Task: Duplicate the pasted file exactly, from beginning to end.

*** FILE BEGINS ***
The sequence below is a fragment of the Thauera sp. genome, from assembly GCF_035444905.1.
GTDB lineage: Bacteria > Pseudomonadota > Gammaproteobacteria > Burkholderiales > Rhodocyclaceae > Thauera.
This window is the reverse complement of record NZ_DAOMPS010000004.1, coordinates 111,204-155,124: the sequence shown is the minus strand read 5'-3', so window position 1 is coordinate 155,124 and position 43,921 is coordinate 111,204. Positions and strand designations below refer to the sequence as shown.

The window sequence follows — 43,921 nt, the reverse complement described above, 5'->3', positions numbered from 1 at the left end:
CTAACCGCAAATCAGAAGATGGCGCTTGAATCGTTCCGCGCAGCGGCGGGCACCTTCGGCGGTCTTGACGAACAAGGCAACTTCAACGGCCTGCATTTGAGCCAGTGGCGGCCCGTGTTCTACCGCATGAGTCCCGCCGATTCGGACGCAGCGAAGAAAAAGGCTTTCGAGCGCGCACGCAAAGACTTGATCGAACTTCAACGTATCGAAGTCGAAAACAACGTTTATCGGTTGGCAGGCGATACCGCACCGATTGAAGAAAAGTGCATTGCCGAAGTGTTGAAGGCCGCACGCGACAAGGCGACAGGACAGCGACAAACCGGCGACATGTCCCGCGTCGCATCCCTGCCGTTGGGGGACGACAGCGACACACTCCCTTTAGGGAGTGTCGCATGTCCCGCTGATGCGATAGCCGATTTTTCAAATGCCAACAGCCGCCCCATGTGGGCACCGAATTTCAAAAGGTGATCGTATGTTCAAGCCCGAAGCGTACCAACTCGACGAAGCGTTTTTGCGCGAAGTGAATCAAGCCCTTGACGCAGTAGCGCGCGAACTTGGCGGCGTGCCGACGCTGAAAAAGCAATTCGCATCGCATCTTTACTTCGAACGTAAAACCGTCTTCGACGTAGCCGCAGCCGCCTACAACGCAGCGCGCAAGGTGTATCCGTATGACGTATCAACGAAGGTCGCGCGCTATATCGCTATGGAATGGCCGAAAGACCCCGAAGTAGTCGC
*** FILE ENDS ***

The sequence below is a fragment of the Thauera sp. genome, from assembly GCF_035444905.1.
GTDB lineage: Bacteria > Pseudomonadota > Gammaproteobacteria > Burkholderiales > Rhodocyclaceae > Thauera.
This window is the reverse complement of record NZ_DAOMPS010000004.1, coordinates 111,204-155,124: the sequence shown is the minus strand read 5'-3', so window position 1 is coordinate 155,124 and position 43,921 is coordinate 111,204. Positions and strand designations below refer to the sequence as shown.

The window sequence follows — 43,921 nt, the reverse complement described above, 5'->3', positions numbered from 1 at the left end:
CTAACCGCAAATCAGAAGATGGCGCTTGAATCGTTCCGCGCAGCGGCGGGCACCTTCGGCGGTCTTGACGAACAAGGCAACTTCAACGGCCTGCATTTGAGCCAGTGGCGGCCCGTGTTCTACCGCATGAGTCCCGCCGATTCGGACGCAGCGAAGAAAAAGGCTTTCGAGCGCGCACGCAAAGACTTGATCGAACTTCAACGTATCGAAGTCGAAAACAACGTTTATCGGTTGGCAGGCGATACCGCACCGATTGAAGAAAAGTGCATTGCCGAAGTGTTGAAGGCCGCACGCGACAAGGCGACAGGACAGCGACAAACCGGCGACATGTCCCGCGTCGCATCCCTGCCGTTGGGGGACGACAGCGACACACTCCCTTTAGGGAGTGTCGCATGTCCCGCTGATGCGATAGCCGATTTTTCAAATGCCAACAGCCGCCCCATGTGGGCACCGAATTTCAAAAGGTGATCGTATGTTCAAGCCCGAAGCGTACCAACTCGACGAAGCGTTTTTGCGCGAAGTGAATCAAGCCCTTGACGCAGTAGCGCGCGAACTTGGCGGCGTGCCGACGCTGAAAAAGCAATTCGCATCGCATCTTTACTTCGAACGTAAAACCGTCTTCGACGTAGCCGCAGCCGCCTACAACGCAGCGCGCAAGGTGTATCCGTATGACGTATCAACGAAGGTCGCGCGCTATATCGCTATGGAATGGCCGAAAGACCCCGAAGTAGTCGC